> The idea of privileged
>access to publication in a prestigious journal based on membership of some
>hierarchy seems to conflict with the proposed first article. PNAS is a collec-
>tive platform for the scientific viewpoints of some senior scientists, but not
>others. Sounds very un-American!
> Sincerely, Don Forsdyke (Discussion Leader)
Then you must really hate edited books. Imagine, a publisher lets a
distinguished person (just one! not every distinguished person is the
entire field!) pick a group of authors based on the person's own
prejudicial choice of the best science in a field (imagine that!
making decisions based on personal taste!). In some cases, such a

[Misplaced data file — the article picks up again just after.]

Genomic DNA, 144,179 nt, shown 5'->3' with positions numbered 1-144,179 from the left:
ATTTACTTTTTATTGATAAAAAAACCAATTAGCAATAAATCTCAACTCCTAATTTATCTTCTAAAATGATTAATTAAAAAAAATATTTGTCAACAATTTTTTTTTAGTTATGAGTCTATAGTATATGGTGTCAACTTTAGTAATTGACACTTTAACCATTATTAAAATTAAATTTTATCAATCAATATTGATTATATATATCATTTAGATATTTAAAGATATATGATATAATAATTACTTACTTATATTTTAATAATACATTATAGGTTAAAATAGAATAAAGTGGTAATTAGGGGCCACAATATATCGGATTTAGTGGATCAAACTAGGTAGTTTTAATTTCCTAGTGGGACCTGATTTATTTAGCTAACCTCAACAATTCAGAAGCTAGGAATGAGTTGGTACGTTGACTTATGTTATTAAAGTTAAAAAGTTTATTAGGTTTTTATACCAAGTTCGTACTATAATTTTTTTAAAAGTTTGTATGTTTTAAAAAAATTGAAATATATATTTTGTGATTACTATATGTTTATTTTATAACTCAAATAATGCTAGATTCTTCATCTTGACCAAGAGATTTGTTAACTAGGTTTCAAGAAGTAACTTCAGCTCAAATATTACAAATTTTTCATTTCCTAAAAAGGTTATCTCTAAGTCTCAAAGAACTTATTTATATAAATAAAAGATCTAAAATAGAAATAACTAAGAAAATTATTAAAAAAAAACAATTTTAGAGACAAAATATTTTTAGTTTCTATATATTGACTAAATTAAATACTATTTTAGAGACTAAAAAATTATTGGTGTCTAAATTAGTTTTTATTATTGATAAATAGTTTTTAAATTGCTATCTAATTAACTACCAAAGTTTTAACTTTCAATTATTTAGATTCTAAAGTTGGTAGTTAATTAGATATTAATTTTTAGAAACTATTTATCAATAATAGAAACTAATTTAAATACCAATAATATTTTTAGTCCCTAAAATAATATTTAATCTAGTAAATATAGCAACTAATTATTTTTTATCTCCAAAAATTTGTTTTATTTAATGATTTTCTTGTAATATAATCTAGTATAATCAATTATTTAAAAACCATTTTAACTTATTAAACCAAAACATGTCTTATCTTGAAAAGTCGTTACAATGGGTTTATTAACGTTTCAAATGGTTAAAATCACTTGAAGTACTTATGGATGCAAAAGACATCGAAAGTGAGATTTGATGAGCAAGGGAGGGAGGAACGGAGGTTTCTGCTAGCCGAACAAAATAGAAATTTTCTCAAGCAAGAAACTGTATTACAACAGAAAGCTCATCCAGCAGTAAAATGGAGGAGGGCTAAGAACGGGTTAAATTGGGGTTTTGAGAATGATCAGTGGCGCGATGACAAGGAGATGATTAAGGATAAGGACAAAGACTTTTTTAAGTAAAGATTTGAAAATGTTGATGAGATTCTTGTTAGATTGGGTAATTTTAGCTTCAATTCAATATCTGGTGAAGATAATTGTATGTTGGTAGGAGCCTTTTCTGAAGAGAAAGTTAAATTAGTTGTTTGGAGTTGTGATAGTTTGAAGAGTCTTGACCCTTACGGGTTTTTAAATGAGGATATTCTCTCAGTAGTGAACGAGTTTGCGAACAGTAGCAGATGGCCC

book ends up being the definitive reference for a field for many
years, precisely because control is in the hands of a senior
individual with a vision for a field. Scientific publications are all
about documentation, communication, and inspiration -- documents exist
to serve the readers, not the authors.
I am arguing for diversity -- science is much better served by a
plurality of "publication rules" than a single standard. Both
"strong-editor" and "weak-editor" publications should be allowed to
flourish, and PNAS is a specific example of a distributed
"strong-editor" format. I resent making certain styles of
publications "illegal" -- censorship of form is just as pernicious as
censorship of content.